Team spirit in space
A former astronaut shares how to get along with others, whether in a tiny spaceship or back on the ground
In the world of Star Wars, there’s always a hero who saves the day — they stumble into their adventure and just turn everything around. Sometimes it’s with the help of others, but mostly due to their super abilities.
The reality of astronauts is quite different. “In space, you have to work as a team; otherwise you wouldn’t survive,” says Tom Jones. He flew four times on a space shuttle, conducted several spacewalks and knows a lot about what is needed to prepare for these adventures: determination and a lot of training.
For him, it started at a young age. Jones, a planetary scientist and now a space operations consultant, had discovered his dream of flying into space thanks to a gift from his grandmother. When he was five years old, she bought him a book about space travel. It was 1960 — nine years before people first set foot on the moon, and one year before the Russian Yuri Gagarin traveled into orbit. The book’s illustrations were so fascinating that little Tom was determined to make his dream come true one day. “It was my driving force to excel in school and study,” he says.
When he found out that a science degree was useful in this quest, he got his bachelor’s in basic science from the Air Force Academy. He wanted to earn his wings and become a pilot, but allergies disqualified him at first from flight training. That didn’t stop him. If not as a pilot, he might qualify to be a space crewmember as a scientist. He eventually passed the physical to earn his Air Force wings and flew as a bomber pilot during the Cold War, but he never lost his love of science. He returned to school to earn a doctorate in planetary science from the University of Arizona.
That enabled him to apply to NASA, but on his first try he wasn’t accepted. The impersonal NASA postcard had a small sentence at the bottom, saying “You may apply again at the next call for astronaut candidates.” What others might have understood as a formal way of softening the rejection, Jones took as a lifeline. He applied again, only to receive a negative answer this time as well. He still persisted, and on his third try at age 35, NASA finally relented.
However, before his dream of traveling into space could come true, he had to undergo years of preparation, especially in teamwork skills, which were even more necessary than scientific qualifications. “You can’t survive or get a lot of work done in space without being a team player; individual skills are not enough,” he says.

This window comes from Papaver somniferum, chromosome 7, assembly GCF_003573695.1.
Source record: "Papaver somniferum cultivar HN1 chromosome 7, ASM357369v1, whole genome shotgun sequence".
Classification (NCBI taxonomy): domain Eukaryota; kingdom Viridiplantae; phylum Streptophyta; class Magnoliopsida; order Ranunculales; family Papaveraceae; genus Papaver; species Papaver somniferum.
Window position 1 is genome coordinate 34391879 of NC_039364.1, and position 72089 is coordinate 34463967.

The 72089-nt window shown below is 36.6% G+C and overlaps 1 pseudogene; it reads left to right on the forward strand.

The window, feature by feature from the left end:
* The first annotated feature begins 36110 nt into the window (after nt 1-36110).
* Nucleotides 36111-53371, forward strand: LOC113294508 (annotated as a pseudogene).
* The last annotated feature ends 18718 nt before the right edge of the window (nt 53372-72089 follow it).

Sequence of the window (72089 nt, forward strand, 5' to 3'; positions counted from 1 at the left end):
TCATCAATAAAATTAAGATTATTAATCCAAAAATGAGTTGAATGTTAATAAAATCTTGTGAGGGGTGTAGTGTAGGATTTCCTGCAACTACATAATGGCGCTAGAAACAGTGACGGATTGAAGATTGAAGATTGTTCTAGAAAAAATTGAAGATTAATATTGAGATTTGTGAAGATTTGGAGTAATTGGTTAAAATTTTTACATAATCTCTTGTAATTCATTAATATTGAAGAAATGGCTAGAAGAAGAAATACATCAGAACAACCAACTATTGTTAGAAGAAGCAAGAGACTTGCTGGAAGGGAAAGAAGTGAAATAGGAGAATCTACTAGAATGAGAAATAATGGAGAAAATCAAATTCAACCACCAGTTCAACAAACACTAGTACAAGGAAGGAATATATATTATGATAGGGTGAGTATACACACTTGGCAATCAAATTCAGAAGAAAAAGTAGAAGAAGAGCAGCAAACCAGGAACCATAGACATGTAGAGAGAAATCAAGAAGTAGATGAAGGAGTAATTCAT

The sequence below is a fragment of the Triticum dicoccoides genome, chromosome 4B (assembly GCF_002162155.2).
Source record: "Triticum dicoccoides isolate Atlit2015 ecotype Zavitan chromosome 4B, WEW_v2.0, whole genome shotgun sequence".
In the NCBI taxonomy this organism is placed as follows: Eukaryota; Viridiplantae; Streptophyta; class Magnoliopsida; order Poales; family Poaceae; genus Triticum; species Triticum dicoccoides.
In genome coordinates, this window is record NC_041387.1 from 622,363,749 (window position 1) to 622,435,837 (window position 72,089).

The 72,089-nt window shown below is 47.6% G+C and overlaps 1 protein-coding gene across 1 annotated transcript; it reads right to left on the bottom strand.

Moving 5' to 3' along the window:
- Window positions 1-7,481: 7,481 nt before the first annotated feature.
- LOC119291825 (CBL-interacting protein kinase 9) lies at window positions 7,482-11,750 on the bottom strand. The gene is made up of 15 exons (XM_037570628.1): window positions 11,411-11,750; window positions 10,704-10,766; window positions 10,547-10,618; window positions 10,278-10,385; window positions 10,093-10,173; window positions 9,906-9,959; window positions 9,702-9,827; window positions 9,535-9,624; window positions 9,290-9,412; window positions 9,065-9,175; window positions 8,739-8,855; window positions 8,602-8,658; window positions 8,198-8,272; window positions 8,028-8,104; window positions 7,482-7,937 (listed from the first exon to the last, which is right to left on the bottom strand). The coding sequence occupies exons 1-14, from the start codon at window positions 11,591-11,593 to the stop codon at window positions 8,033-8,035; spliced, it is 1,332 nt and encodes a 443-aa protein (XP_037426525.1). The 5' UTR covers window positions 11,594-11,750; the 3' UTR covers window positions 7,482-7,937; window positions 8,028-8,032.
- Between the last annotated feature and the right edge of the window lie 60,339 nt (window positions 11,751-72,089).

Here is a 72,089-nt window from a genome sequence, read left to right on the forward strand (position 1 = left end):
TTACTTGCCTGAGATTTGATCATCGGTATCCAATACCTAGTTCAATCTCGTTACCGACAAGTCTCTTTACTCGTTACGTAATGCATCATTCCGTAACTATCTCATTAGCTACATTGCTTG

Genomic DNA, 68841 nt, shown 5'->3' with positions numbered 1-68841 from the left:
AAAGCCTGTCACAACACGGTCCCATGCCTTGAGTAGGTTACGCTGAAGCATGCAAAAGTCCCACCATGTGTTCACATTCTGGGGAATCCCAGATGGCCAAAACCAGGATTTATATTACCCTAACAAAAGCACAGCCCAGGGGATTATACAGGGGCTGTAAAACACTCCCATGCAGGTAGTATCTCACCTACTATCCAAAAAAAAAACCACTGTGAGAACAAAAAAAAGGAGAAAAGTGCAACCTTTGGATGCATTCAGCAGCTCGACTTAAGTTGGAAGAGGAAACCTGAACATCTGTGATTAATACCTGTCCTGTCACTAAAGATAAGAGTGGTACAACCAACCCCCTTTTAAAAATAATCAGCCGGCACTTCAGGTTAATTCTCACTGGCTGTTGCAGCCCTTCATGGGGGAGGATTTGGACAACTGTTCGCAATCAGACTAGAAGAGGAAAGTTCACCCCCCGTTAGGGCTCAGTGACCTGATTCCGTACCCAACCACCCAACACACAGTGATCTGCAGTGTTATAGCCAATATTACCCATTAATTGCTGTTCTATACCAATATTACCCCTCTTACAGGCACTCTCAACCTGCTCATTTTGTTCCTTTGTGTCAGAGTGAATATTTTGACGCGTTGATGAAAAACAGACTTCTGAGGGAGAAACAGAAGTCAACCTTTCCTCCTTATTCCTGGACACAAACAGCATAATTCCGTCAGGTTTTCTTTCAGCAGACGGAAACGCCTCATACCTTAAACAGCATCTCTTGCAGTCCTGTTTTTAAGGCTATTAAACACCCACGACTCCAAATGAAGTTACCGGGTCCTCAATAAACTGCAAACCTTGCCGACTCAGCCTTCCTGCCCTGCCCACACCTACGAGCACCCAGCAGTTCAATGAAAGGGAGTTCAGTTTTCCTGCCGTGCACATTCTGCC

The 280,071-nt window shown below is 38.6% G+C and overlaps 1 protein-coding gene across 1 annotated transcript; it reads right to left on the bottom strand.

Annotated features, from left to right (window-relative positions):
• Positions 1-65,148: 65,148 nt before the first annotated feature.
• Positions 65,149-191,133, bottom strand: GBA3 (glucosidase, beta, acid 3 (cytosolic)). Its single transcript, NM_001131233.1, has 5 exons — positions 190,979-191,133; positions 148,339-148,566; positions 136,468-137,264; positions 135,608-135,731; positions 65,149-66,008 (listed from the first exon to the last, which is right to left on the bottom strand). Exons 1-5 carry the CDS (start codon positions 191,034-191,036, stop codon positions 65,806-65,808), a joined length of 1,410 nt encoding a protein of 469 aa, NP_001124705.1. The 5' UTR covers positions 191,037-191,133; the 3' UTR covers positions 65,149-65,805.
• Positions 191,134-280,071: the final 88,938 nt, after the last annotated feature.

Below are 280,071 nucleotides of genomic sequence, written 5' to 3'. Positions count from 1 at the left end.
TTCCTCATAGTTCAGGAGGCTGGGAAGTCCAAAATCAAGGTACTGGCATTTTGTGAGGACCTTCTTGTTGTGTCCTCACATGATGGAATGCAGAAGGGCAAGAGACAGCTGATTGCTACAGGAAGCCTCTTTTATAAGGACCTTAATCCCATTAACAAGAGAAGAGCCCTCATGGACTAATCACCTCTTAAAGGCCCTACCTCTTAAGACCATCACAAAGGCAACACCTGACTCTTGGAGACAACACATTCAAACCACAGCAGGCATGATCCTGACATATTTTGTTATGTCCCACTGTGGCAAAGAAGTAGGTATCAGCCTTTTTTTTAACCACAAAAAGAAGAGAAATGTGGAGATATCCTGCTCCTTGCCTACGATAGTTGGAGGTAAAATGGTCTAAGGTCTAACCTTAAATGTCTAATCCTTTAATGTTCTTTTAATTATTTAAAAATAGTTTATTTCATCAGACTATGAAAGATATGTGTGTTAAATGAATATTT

Becoming a good team member is an essential part of the NASA astronaut candidate training program. “The first thing you’re told is that this is a probation period of one and a half years. When you are properly trained, and if everything goes well, you might be sent as an astronaut into space. If you don’t make the grade, you might be offered a job in a different part of NASA, or you are asked to find a job elsewhere.”
It took a year of formal astronaut training, plus up to three more years of mission-specific training to ready a crew for a shuttle flight. International Space Station crews train for two and a half years before working a six-month tour in orbit.
“For a space mission, they send a new crew on specific exercises to build trust, not lecture-based activities, but ones that build experience in learning to work together,” Jones says. “For example, in one exercise you have to survive after parachuting from a failing aircraft, or they put you in the desert in the summer in Utah where you have to hike a dozen miles a day, or you go on arctic survival training up in Canada.”
Crewmembers do these exercises early on in their training so that each gains a sense of each other’s personalities. “It’s different than just meeting at work in an office, because there you don’t see how each person reacts under stress.”
When the team returns, an evaluation process takes place. “Supervisors review what they learned this week or what the crew could have done better. If someone doesn’t work well as a team member in the field, they might have to take a closer look at him. And if a person doesn’t fit as a member of the team, managers have to look for a replacement,” Jones says.
Trust is crucial for a mission, in which an astronaut’s life lies in the hands of others. Too much personal ambition can be an obstacle. “Your number one objective has to be the success of the team. Your individual desire has to be secondary. Some people can do that and some people can’t,” Jones observes. “People who are not able to subordinate their personal desires on one flight might not be assigned to another mission.”